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Pollution News

How microbes manage oil spills

How microbes manage oil spills

Posted Tue, 23 Aug 2011 11:53:00 GMT by Michael Evans

A new study reveals that microbes have a natural ability to degrade petroleum hydrocarbons that enter the environment as a result of an oil spillage. The study of both oil spills published in the current edition of the US journal Environmental Science & Technology, reveals the vital part that micro organisms play in reducing the overall environmental impact of oil spills.

How microbes manage oil spills

Link from Florida's toilets to coral-killing white pox disease proved

Link from Florida's toilets to coral-killing white pox disease proved

Posted Wed, 17 Aug 2011 21:01:00 GMT by Martin Leggett

Humans can't dodge the charge of endangering corals in Florida, say scientists - it is our feces that are spreading a coral-destroying white pox disease there. A paper out on the online journal PLoS ONE today finds the smoking gun at the sewage treatment plant; but Florida is racing to fix the problem at source.

Link from Florida's toilets to coral-killing white pox disease proved

Shell's North Sea oil spill is ''worst for a decade''

Shell's North Sea oil spill is ''worst for a decade''

Posted Tue, 16 Aug 2011 11:03:01 GMT by Laura Brown

As second leak is discovered on the Gannet Alpha platform Shell is accused of not releasing information fast enough about the spill. Confirmation on the amount of oil leaked too several days to emerge. This morning (Tuesday) a second leak was discovered at the Gannet Alpha platform, which is 111 miles east from Aberdeen.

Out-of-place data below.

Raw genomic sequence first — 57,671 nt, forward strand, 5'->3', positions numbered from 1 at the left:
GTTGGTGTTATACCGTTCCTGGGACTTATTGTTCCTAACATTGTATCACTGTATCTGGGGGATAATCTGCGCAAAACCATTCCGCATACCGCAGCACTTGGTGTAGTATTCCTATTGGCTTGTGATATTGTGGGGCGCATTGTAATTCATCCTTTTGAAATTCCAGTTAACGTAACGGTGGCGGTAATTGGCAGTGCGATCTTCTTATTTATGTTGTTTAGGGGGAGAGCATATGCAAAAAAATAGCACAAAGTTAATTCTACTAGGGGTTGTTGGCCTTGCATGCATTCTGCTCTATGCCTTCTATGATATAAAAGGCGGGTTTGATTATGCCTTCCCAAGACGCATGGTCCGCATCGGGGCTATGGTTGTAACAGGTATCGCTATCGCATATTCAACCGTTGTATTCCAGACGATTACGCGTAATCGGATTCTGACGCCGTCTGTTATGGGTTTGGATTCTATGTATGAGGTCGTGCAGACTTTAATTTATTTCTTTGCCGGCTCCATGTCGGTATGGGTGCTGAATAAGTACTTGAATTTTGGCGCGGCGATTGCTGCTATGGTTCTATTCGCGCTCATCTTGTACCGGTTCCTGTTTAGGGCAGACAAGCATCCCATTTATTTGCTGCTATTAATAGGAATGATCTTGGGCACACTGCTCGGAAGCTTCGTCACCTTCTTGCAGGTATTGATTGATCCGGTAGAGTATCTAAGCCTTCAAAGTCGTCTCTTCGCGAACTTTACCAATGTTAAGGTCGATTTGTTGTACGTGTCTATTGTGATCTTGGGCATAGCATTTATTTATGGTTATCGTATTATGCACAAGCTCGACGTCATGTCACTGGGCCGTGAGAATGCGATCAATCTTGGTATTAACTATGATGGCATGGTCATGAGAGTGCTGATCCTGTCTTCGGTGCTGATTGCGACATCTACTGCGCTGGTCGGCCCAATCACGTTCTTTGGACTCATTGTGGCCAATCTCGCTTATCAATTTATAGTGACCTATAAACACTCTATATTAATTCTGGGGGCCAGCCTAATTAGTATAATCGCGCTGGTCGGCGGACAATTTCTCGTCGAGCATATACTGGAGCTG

Shell's North Sea oil spill is ''worst for a decade''

Fukushima radioactive load nailed-down by sulfur study

Fukushima radioactive load nailed-down by sulfur study

Posted Mon, 15 Aug 2011 19:01:00 GMT by Martin Leggett

A Californian monitoring station, thousands of miles from the scene of the Japanese tsunami disaster, has produced one of the first concrete estimates of the neutron flux of the doomed Fukushima plant. The pulse of radioactive sulfur, a byproduct of spraying seawater onto the radioactive core, also helps to firm up our understanding of sulfates in the atmosphere, says the paper in the Proceedings of the National Academy of Sciences.

Fukushima radioactive load nailed-down by sulfur study

Power stations cleared of acid lake effect

Power stations cleared of acid lake effect

Posted Tue, 02 Aug 2011 17:53:00 GMT by Colin Ricketts

Lakes which were protected from acidification thought to come from power station emissions may, in fact, have been more acide under 'natural conditions'. As Sweden has thousands of lakes the Swedish government was particularly active, instigating a programme of liming acidified lakes.

Power stations cleared of acid lake effect

Time to tax plastic carrier bags?

Time to tax plastic carrier bags?

Posted Fri, 29 Jul 2011 17:57:00 GMT by Laura Brown

As the use of plastic carrier bags in the UK rises by 300 million, is it time for a tax? Figures released mapping the number of plastic bags used between 2009 and 2010 showed an increase of almost 300 million, a 5% increase.

Time to tax plastic carrier bags?

Mass poultry production causes water pollution

Mass poultry production causes water pollution

Posted Wed, 27 Jul 2011 14:34:00 GMT by Kieran Ball

Large scale broiler production is affecting water quality in Chesapeake Bay. A report from Pew Environment Group, Big Chicken: Pollution and Industrial Poultry Production in North America, claims that the vast scale of these operations poses a real threat to the environment.